Armistead Maupin and Jeff Whitty: Their Much-Anticipated Tales of the City Musical Will Debut-Where Else?-In San Francisco Moderated

By Veltman, Chloe | American Theatre, May-June 2011 | Go to article overview

Armistead Maupin and Jeff Whitty: Their Much-Anticipated Tales of the City Musical Will Debut-Where Else?-In San Francisco Moderated


Veltman, Chloe, American Theatre


Writers Jeff Whitty (Avenue Q) and Armistead Maupin (Tales of the City) have joined forces on a new musical version of Maupin's best-selling series of novels populated by colorful characters occupying a San Francisco apartment house in the 1970s. The musical, directed by Jason Moore, with music by Jake Shears and John Garden of the alt-dance band the Scissor Sisters, begins previews May 18 and opens May 31 at American Conservatory Theater in San Francisco.

In early February, Whitty and Maupin met at ACT's downtown offices to discuss their collaboration. Arts reporter Chloe Veltman--a recipient of American Theatre's Bay Area Commissioning Fund, supported by the William and Flora Hewlett Foundation--moderated their conversation and edited it for print.

ARMISTEAD MAUPIN: I guess this whole thing started when you were on a red-eye flight to London.

JEFF WHITTY: Yes. That was almost five years ago. I was on my way to oversee auditions for the West End production of Avenue Q. On the flight, I watched a DVD of the miniseries--which begins like the books, with Mary Ann calling her mother to say, "I'm not coming back to Cleveland." And I thought "That's how a musical starts." And the series was so loyal to the books, the more I watched, the more excited I got about musicalizing the stories.

[ILLUSTRATION OMITTED]

MAUPIN: That was the first time you saw the miniseries?

WHITTY: I had read the Tales of the City books when I moved to New York in 1993. I loved the characters so much that I didn't want to see them replaced in my head by actors, which is why I avoided watching the miniseries on television. But seeing Olympia Dukakis and Laura Linney embody Anna Madrigal and Mary Am so well on TV changed my mind completely.

MAUPIN: Those two actors took over my vision of the characters they played, too. But in the old days, I would hear myself in every one of the characters.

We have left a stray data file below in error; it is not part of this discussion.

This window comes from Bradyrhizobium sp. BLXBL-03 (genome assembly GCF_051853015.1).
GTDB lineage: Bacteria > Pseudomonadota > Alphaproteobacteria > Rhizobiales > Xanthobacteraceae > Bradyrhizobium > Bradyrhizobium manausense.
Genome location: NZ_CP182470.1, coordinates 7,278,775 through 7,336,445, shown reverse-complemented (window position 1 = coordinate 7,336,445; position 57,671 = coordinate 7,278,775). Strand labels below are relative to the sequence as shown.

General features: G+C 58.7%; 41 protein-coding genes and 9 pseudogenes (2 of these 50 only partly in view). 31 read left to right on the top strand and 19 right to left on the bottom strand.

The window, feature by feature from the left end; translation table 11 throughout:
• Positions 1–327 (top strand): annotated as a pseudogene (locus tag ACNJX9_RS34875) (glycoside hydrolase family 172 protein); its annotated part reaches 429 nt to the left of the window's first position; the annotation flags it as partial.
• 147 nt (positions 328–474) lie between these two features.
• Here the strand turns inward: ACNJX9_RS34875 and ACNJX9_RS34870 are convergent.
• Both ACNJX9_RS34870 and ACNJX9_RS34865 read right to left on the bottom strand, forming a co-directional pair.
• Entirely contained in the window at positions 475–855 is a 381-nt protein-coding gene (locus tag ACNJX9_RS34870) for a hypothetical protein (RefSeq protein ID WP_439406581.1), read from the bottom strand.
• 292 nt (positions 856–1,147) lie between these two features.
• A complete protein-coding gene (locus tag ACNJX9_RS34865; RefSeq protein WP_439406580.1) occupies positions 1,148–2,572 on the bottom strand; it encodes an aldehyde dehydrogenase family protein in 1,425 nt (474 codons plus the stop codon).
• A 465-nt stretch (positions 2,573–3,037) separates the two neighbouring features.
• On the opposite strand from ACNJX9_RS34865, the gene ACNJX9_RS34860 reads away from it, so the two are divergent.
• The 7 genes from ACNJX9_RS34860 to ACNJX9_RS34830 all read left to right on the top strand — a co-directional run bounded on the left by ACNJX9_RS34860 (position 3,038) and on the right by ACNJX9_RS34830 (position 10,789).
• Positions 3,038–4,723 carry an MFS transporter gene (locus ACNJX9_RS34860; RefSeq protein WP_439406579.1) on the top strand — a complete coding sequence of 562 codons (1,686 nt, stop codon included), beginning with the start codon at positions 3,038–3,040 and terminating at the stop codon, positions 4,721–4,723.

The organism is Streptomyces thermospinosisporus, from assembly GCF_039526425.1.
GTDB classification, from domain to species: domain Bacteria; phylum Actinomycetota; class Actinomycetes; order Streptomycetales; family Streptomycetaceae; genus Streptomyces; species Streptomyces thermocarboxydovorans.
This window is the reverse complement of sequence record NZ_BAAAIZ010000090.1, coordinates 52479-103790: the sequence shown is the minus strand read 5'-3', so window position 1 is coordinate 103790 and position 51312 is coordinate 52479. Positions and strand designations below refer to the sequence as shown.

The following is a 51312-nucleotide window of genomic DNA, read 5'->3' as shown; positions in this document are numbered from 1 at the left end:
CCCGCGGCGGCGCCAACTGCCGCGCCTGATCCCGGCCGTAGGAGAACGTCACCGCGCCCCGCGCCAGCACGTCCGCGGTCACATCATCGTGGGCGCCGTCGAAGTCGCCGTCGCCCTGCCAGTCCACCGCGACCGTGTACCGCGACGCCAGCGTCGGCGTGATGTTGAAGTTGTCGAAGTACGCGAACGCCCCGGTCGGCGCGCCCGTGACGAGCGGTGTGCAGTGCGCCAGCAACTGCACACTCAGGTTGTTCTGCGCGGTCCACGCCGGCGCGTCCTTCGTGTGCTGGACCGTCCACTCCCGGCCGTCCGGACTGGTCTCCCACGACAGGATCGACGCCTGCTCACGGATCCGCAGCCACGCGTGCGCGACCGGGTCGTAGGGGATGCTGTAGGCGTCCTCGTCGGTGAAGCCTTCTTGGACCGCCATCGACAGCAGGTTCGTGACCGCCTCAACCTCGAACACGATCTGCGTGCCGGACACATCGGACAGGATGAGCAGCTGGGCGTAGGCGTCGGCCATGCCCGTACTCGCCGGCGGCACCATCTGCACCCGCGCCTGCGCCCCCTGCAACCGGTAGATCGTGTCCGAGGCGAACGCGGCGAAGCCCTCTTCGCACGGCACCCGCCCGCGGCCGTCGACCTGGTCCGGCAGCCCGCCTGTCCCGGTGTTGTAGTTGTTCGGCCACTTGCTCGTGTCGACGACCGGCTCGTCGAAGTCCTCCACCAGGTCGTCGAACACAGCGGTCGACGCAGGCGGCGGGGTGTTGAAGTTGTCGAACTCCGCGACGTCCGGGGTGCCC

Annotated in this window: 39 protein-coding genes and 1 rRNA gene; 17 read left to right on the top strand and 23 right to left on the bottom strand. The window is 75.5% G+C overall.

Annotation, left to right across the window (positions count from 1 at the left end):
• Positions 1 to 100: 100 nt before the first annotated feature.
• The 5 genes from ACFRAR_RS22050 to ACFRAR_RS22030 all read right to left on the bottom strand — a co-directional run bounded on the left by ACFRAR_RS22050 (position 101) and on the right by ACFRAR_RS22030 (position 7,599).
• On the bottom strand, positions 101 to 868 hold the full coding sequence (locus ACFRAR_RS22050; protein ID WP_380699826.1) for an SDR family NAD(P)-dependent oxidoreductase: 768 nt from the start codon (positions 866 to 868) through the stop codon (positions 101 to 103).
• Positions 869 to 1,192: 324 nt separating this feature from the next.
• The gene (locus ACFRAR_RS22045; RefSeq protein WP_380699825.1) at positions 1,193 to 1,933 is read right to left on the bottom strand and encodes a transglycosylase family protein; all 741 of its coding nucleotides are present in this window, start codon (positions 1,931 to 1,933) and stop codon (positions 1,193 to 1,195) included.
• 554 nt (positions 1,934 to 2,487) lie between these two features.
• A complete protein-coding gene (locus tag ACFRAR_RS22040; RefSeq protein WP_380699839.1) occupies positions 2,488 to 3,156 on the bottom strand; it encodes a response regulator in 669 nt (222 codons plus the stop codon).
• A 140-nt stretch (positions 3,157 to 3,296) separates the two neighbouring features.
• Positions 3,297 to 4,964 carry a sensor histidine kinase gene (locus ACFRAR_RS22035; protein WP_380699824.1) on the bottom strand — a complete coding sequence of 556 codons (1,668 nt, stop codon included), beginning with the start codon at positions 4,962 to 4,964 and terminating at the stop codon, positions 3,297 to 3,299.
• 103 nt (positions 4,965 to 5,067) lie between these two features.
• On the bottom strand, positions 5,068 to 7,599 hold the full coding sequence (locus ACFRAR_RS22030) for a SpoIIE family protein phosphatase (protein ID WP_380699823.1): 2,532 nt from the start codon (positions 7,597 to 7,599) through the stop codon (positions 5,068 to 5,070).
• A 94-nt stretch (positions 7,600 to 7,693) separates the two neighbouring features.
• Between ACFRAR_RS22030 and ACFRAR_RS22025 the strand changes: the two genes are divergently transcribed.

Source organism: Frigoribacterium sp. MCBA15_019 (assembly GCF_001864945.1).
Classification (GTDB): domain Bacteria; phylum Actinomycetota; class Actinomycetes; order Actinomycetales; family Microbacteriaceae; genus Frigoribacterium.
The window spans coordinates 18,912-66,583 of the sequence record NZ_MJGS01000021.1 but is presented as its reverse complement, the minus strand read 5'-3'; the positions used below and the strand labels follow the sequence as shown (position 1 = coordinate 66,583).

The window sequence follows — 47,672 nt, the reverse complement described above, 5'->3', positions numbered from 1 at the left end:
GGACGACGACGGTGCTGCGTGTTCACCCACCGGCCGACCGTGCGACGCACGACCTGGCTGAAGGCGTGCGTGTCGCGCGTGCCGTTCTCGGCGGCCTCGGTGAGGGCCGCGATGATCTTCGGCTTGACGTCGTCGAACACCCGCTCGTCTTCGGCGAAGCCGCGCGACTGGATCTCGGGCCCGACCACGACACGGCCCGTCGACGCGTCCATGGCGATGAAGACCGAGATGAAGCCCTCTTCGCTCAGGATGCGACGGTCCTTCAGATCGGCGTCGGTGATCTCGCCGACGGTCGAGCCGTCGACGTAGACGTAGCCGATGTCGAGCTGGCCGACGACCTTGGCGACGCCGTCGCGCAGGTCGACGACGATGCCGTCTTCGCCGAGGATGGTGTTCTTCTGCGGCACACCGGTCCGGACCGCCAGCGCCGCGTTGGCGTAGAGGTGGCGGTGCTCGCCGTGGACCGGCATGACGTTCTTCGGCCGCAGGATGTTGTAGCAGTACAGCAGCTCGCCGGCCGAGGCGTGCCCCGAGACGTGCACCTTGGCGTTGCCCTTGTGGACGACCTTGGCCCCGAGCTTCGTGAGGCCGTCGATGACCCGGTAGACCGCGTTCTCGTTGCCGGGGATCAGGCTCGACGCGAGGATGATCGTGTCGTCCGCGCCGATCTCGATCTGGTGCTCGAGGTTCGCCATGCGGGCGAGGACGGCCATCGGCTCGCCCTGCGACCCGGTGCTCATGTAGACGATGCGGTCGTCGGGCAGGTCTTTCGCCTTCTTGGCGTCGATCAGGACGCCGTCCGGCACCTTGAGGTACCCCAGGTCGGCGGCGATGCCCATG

WHITTY: Every writer does that to some extent. What made you climb on board so quickly with the project when I first approached you about it?

MAUPIN: I felt a sense of kinship with you when I saw Avenue Q--I responded to its humor, compassion, bawdiness and big cast. So when you contacted me and asked if I'd be interested in a musical version of Tales, there was no hesitation.

WHITTY: I was terrified on my way to meet you in San Francisco for the first time. I'd prepared this whole presentation that I kept going over. I didn't know what to expect when I met you.

MAUPIN: I got you stoned on the spot, as I recall, and your presentation flew out the window.

WHITTY: (Laughing) Yes, that's what happened.

MAUPIN: You've turned bright red!

WHITTY: And we went for a walk in the park and I felt immediately comfortable. I had been worried about the chutzpah of saying, "I want to adopt your beloved characters." I knew it was a risk on your part. I intended to incorporate tons of dialogue from your books, but I knew I'd need to break away from it at times. It was intimidating asking you if this would be okay.

MAUPIN: There've been times when people have tried to write dialogue for my characters that made me cringe. But I've never cringed over your writing. You know how to channel a pre-existing character. What did you think would be the biggest challenge adapting Tales?

WHITTY: The sheer volume of the material. I was worried that the musical would be 16 hours long and come out in 2046, if I wasn't careful.

MAUPIN: Actually, I was hoping for a Nicholas Nickleby-style epic, but never mind.

WHITTY: My goal was to keep it under three hours. I wanted to slenderize Tales, but do so in a way that would not make fans of the books feel shortchanged. It was a tricky process because I didn't want to reduce the material to the typical two-odd story lines. Part of the magic of the books is the many interweaving stories. …

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